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The Astor Wines & Spirits Glossary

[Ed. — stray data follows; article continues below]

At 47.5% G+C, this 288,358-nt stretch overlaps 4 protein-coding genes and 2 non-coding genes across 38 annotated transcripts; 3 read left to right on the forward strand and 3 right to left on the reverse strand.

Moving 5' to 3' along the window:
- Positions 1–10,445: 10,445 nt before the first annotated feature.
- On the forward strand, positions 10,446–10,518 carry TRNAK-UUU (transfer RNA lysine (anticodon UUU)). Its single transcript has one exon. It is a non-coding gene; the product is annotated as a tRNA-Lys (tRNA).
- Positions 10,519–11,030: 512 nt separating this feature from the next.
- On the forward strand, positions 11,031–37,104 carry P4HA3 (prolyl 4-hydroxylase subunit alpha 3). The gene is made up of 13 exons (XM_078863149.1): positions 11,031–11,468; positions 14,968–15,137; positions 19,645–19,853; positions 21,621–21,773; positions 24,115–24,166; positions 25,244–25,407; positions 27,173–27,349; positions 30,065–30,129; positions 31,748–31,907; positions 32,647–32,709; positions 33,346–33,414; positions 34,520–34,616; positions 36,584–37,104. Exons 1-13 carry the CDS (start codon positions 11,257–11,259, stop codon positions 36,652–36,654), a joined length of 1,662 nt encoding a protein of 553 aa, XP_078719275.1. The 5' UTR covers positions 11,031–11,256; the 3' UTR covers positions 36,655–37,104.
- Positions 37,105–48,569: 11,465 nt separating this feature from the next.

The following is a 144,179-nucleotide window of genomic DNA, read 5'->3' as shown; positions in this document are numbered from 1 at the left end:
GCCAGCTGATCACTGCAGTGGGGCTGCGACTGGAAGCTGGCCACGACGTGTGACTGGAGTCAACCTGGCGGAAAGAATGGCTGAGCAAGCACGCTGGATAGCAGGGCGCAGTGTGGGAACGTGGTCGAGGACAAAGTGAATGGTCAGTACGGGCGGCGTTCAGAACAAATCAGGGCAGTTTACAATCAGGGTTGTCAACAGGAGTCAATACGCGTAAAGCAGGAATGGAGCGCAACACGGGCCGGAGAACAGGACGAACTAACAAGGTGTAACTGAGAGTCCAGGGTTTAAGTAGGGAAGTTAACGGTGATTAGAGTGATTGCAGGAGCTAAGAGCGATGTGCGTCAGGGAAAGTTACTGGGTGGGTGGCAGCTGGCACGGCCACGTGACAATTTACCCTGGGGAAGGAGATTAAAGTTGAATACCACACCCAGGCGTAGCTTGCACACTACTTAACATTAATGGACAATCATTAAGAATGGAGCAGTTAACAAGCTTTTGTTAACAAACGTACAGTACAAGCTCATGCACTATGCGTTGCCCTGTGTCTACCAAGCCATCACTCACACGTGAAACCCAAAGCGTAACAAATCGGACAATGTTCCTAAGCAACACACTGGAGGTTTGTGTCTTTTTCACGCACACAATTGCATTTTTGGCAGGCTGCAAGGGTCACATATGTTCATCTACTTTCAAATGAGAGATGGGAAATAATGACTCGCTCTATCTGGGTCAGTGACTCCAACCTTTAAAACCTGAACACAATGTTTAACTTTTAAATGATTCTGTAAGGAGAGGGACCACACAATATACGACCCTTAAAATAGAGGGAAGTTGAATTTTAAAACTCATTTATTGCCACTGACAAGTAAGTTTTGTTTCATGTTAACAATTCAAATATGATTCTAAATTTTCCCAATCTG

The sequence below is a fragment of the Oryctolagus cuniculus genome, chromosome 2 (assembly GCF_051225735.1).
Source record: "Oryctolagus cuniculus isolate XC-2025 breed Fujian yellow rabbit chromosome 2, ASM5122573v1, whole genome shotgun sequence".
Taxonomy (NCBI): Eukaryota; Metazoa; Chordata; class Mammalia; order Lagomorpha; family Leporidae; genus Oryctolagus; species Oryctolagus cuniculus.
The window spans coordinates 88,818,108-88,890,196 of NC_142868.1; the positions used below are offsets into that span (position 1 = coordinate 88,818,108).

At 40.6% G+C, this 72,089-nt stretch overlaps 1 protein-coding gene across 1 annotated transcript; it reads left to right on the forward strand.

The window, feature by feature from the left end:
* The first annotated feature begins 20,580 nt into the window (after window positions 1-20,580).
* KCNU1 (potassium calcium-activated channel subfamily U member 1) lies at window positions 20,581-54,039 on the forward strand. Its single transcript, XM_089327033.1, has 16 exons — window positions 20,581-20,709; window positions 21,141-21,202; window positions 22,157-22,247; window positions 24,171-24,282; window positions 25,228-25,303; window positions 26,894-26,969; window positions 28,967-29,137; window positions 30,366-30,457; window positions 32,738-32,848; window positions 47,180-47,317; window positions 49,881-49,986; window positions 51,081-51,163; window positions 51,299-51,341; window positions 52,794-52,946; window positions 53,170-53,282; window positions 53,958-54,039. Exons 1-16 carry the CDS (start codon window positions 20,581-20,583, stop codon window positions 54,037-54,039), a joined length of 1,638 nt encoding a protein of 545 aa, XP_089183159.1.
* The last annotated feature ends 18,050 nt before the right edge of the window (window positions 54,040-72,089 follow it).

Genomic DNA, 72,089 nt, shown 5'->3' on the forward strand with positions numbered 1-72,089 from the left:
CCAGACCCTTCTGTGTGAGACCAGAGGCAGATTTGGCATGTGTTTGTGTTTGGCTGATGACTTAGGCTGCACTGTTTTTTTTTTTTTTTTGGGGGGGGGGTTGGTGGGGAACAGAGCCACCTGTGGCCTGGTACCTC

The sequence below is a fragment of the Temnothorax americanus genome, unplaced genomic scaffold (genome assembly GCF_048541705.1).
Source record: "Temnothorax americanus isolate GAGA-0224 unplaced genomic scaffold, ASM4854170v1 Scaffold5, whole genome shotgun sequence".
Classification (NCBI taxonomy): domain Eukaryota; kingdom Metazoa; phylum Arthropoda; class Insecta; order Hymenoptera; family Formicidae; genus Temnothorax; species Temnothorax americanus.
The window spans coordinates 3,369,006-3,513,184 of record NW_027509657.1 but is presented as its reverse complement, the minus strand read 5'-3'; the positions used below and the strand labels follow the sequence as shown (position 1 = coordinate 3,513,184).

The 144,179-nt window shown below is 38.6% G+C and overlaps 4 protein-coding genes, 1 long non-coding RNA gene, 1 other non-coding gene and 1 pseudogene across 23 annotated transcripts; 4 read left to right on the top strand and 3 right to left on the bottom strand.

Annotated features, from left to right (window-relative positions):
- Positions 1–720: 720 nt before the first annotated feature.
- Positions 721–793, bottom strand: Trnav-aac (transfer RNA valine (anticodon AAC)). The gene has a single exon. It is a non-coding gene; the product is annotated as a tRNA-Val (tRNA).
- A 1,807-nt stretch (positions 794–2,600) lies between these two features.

From Champagne to Chablis, it's hard (not to mention unpleasant) to avoid this famous white variety. During a huge popularity surge beginning in the late 1980s, Chardonnay plantings have increased dramatically -- not only in California's wine country, with which the variety is nearly synonymous, but also in Burgundy (its original, Old World home) and just about everywhere else in the winemaking world. It is a flexible, eager-to-please grape, responding well to just about anything a winemaker wants to do to it. In Chablis, for example, Chardonnay is made into lean, minerally wines, while in California, it has historically been made into viscous wines with big, round, buttery flavors. Since the mid-1990s, when the Chardonnay backlash reached its peak, there has been a trend in America toward using less oak in Chardonnay bottlings, as its ready absorption of the wood's flavor characteristics can produce wines that some consider overly aggressive and cloyingly rich.
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